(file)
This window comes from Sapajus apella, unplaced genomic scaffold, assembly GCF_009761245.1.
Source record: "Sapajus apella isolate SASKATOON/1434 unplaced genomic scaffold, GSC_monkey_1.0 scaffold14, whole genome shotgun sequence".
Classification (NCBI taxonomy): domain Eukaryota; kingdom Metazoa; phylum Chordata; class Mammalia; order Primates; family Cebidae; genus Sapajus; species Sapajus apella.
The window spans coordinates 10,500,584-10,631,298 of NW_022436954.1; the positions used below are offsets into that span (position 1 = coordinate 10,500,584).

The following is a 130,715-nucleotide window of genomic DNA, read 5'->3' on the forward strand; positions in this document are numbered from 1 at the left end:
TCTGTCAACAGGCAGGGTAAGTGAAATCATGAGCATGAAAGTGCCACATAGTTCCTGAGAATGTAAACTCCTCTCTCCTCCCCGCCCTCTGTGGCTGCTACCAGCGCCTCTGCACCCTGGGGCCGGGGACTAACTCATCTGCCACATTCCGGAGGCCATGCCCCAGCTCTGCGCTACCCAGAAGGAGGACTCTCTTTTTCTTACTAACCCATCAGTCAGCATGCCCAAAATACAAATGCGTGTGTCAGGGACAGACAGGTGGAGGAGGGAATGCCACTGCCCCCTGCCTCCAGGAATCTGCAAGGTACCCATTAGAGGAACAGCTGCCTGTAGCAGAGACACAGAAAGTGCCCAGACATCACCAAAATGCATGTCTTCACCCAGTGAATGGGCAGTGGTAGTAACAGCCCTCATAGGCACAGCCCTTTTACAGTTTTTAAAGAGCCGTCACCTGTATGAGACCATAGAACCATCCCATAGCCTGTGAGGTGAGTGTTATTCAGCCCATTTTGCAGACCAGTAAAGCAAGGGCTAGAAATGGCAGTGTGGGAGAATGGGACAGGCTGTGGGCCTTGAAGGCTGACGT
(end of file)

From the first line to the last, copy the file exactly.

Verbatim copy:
This window comes from Sapajus apella, unplaced genomic scaffold, assembly GCF_009761245.1.
Source record: "Sapajus apella isolate SASKATOON/1434 unplaced genomic scaffold, GSC_monkey_1.0 scaffold14, whole genome shotgun sequence".
Classification (NCBI taxonomy): domain Eukaryota; kingdom Metazoa; phylum Chordata; class Mammalia; order Primates; family Cebidae; genus Sapajus; species Sapajus apella.
The window spans coordinates 10,500,584-10,631,298 of NW_022436954.1; the positions used below are offsets into that span (position 1 = coordinate 10,500,584).

The following is a 130,715-nucleotide window of genomic DNA, read 5'->3' on the forward strand; positions in this document are numbered from 1 at the left end:
TCTGTCAACAGGCAGGGTAAGTGAAATCATGAGCATGAAAGTGCCACATAGTTCCTGAGAATGTAAACTCCTCTCTCCTCCCCGCCCTCTGTGGCTGCTACCAGCGCCTCTGCACCCTGGGGCCGGGGACTAACTCATCTGCCACATTCCGGAGGCCATGCCCCAGCTCTGCGCTACCCAGAAGGAGGACTCTCTTTTTCTTACTAACCCATCAGTCAGCATGCCCAAAATACAAATGCGTGTGTCAGGGACAGACAGGTGGAGGAGGGAATGCCACTGCCCCCTGCCTCCAGGAATCTGCAAGGTACCCATTAGAGGAACAGCTGCCTGTAGCAGAGACACAGAAAGTGCCCAGACATCACCAAAATGCATGTCTTCACCCAGTGAATGGGCAGTGGTAGTAACAGCCCTCATAGGCACAGCCCTTTTACAGTTTTTAAAGAGCCGTCACCTGTATGAGACCATAGAACCATCCCATAGCCTGTGAGGTGAGTGTTATTCAGCCCATTTTGCAGACCAGTAAAGCAAGGGCTAGAAATGGCAGTGTGGGAGAATGGGACAGGCTGTGGGCCTTGAAGGCTGACGT